"When Jews were funny" is a new documentary by Alan Zweig
that describes itself as a history of Jewish comedy. I wanted to watch it
because the protagonist of my soon-to-be-published novel, The Violet Crow, uses
a lot of Jewish shtick. You see, my character, Bruno X, is a psychic detective.
For this he takes a lot of grief: "How do you do it?" "Are you a fake?" "You
must have committed these crimes yourself…" To keep his critics off balance, Bruno
adopts a persona that relies on Mad Magazine Yiddish and recycled Borsht Belt
routines. As a detective, he’s soft-boiled at best. But somehow–luck?
intuition? a little bit of magic?–Bruno gets the job done.

Not surprisingly then, I loved "When Jews were funny." Don’t
be scared by the word history. It’s not history. It’s a series of interviews
with dozens of Jewish comedians. Some of them are old. Like Shelly Berman and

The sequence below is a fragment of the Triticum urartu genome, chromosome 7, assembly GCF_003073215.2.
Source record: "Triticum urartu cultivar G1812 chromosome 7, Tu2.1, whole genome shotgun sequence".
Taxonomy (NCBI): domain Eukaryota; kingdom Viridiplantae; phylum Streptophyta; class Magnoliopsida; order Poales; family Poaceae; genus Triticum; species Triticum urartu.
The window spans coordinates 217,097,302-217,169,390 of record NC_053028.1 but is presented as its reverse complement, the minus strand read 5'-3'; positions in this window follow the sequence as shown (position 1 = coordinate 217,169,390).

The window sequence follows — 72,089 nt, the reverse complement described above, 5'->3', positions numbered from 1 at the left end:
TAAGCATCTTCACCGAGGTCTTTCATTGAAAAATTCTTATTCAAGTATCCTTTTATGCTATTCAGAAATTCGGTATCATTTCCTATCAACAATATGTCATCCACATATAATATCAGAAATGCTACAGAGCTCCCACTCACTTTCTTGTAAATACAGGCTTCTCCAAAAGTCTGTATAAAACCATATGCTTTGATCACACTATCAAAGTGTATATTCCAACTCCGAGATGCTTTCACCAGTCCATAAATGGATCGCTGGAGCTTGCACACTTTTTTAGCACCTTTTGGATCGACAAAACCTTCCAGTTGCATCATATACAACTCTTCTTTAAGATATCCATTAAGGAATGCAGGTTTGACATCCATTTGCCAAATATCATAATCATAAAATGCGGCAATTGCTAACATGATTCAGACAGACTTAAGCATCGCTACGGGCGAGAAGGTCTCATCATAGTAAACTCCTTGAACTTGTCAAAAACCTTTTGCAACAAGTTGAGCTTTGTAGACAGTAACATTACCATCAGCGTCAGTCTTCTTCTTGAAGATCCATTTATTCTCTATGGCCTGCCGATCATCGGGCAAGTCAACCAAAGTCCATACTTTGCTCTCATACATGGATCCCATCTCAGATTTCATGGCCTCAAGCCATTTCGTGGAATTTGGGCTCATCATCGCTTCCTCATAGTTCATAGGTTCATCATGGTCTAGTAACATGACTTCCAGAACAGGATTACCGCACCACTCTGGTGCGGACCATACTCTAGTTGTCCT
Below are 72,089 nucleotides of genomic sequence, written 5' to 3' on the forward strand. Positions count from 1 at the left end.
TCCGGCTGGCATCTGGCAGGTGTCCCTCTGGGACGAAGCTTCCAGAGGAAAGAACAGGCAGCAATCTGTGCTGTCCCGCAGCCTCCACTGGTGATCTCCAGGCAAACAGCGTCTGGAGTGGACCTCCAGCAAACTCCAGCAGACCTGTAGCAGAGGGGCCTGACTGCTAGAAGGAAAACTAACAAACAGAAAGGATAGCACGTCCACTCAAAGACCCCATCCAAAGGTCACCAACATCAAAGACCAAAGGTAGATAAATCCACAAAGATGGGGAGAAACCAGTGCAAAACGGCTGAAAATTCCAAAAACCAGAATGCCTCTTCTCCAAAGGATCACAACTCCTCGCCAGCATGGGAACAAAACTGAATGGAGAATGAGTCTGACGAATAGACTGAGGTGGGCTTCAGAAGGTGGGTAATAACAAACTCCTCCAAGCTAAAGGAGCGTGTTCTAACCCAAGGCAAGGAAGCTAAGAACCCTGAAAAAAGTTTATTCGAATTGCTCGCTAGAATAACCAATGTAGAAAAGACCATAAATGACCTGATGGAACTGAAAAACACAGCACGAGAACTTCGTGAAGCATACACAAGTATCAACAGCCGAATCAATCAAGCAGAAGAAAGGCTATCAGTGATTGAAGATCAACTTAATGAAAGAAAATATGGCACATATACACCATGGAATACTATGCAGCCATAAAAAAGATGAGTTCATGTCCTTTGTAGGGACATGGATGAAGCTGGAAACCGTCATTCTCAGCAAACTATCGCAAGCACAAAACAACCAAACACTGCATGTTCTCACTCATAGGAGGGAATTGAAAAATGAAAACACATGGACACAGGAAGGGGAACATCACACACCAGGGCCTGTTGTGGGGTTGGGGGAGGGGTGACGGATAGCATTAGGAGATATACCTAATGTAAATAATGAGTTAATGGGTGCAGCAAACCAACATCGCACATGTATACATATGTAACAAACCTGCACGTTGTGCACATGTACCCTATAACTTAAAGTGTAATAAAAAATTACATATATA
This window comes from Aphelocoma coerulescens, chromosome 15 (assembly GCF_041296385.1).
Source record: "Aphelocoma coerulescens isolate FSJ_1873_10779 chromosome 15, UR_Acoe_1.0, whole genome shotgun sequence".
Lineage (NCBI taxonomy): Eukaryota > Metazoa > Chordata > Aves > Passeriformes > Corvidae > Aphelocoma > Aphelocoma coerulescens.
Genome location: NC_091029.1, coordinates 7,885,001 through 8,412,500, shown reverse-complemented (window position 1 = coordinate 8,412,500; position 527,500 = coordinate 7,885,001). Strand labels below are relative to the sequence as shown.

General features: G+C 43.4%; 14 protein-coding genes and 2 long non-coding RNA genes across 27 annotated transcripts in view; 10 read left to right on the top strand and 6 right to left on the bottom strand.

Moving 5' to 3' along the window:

Shecky Green. And they remember stuff from the old days. Some of them got to be
so old, they are no longer with us. So we see "historical" videotapes of Jackie
Mason and Henny Youngman performing classic bits.

Alan Zweig plays the straight man as interviewer. Either
that, or he’s naturally a shlimazl. (The shlimazl is the guy the shlemiel
spills the soup on). He asks the comics really stupid questions: "Is Jewish
comedy dead?" And they react.

Or, he tells them why he’s making the movie. It seems Mr.
Zweig is now in his early sixties and he’s worried about his daughter…

"What is she in college?"

"No, she’s two."

"Two! So what’s the problem?"

"Well, I’m afraid the old Jewish comedy won’t be there for
her when she’s older…"

You can see the different comics’ faces contort as they try
to figure out just what kind of meshugge they’re dealing with. They ask
questions: "Do you take her to synagogue?" No."Jewish camp?" No. Then finally, "Is
your wife Jewish?"

"No. She’s 34. From Croatia…"

More facial contortions. And then…they tell him a joke.

Shelly Berman even sang him a song. In Yiddish.

Brilliant. Entertaining. Not violent.

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